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Customer Reviews

4.4 out of 5 stars182
4.4 out of 5 stars
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on 16 July 2013
This book was really gripping whilst entertaining. I was sorry when it ended. I would recommend it all readers, this is Wilbur writing in top form. As generally found with Wilbur Smith the characters are real, the descriptions bring each character and incident to life and you can visualise every person and place.
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on 23 August 2013
bought for my husband as he has all the Wilbur Smith books , but for some reason missed this one, he was really pleased with it, recommend for any Wilbur Smith fan or fans of adventure stories
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VINE VOICEon 16 May 2007
Having read lots of Wilbur Smith's books this one stands out as being different. It is split into two parts. Part 1 is set before WWI and focuses on one man, Flynn O'Flynn, who lives just outside German East Africa and his comical raids into Germany. Early in the book he meets an Englishman and their repetoire is very funny. I can see why this was made into a film (according to other reviews) as the dialogue is very good. Then WWI starts and the Germans advance beyond their borders for revenge. This is where part 2 begins and the book becomes more serious as you'd expect. The ending is untypical of Smith as it isn't a feel-good ending but I don't want to spoil it.

Good book that I highly recommend.
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on 14 July 2013
Really good rip roaring story. One of his earlier books, he always paints a great picture of Africa. I can feel the heat.
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on 5 August 2014
I read one or two Wilbur Smith books many years ago and enjoyed them, although they were generally about African tribes and their survival, quite brutal in parts. This one, however, is completely different in that it is again set in Africa and involves the ivory trade, but covers a story about an ivory tradesman (illegal, of course), a dodgy shipping magnate and a very naiive Englishman (Sebastian) who could be termed at the beginning as a "sop", but as the story develops he is proving himself to be anything but. The characters find themselves in scrapes and dangerous situations, but manage to bumble their way out. I am still only part way through it but find that I am laughing out loud at times - and that doesn't happen very often with me. A thoroughly entertaining read and one which I would recommend and enjoy reading again in the future!!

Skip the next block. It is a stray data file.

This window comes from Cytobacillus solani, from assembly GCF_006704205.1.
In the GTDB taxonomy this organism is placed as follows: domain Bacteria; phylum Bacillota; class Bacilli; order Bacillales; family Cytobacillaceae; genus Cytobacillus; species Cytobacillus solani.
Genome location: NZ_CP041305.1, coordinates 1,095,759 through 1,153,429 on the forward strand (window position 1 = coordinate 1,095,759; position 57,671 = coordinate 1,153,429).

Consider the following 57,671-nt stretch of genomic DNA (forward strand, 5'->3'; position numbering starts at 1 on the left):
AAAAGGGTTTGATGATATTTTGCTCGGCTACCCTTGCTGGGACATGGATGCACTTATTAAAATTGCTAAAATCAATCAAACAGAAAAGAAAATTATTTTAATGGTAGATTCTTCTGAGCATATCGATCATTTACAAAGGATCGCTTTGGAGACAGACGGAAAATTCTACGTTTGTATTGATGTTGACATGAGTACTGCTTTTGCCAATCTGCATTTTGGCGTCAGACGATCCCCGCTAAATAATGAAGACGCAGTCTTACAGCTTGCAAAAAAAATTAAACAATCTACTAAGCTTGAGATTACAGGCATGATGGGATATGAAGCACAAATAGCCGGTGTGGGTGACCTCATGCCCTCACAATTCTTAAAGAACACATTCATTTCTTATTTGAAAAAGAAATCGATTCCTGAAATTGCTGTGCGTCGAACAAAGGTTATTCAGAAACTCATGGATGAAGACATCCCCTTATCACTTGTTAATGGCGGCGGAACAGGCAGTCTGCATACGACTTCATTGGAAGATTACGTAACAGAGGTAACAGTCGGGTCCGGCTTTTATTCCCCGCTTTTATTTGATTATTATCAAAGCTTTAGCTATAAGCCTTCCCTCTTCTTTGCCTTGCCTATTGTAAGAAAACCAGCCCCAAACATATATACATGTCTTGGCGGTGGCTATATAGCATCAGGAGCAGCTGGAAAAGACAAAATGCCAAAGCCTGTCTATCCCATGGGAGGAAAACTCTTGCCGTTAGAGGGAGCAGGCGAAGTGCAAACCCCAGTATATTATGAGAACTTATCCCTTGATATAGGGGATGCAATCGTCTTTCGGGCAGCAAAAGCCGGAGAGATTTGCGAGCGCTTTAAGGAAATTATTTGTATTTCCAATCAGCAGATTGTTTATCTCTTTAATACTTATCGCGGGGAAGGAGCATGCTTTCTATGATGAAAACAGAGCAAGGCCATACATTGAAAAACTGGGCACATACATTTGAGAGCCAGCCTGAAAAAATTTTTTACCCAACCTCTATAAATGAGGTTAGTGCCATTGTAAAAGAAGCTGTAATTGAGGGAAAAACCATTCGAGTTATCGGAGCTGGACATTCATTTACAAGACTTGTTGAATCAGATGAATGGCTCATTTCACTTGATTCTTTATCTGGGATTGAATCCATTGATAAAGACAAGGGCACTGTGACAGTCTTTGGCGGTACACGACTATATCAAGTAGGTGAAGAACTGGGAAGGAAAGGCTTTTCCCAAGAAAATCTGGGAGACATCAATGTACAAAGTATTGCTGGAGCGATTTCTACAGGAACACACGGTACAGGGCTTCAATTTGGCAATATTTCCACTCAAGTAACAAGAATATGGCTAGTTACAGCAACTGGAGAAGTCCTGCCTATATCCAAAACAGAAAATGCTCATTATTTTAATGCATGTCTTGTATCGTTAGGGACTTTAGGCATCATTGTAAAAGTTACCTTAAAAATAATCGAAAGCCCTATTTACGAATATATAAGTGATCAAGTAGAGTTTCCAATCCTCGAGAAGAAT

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on 2 December 2012
Keeps you involved to the end.. Wilbur does his best to make you stay reading until you have been thoroughly entertained, as alwats!
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on 12 July 2013
Enjoying Shout at the Devil as I like this author; if you have read his other books, then I recommend this one.
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on 11 April 2013
easy to pick up and put down and not wonder what on earth's going on. good story telling as always, love his descriptive style.
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on 26 April 2015
I ended up reading this book after watching the mid-70s Bond-esque Roger Moore film it provided the basis for. The film's tone is all over the place, lurching uncomfortably from Laurel & Hardy goofiness to some really rather grim violence. I'm happy to report this tone shift works rather better in the book, where initial wry wit with the characters before the outbreak of WWI turns into some much darker scenes as the war unfolds. The book also features some great naval battle scenes which were beyond the budget of the film, and the story makes a bit more sense with them! The ending of the book is also very different from that of the film - I'll say no more spoilers than that!
Wilbur Smith has a very straightforward writing style and lots of very short pacy chapters (not dissimilar to the length of scenes in a film treatment, really!) making this a good swashbuckling pageturner with a lot of authenic detail relating to the time and place early 20th century east Africa.
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on 10 July 2014
This account of the events leading up to the destruction of a German battleship up an African river as the Great War started is very readable and even believable. The hero and heroine are depicted as very human, though the daily live of the two protagonists seem almost impossible to imagine 100 years later
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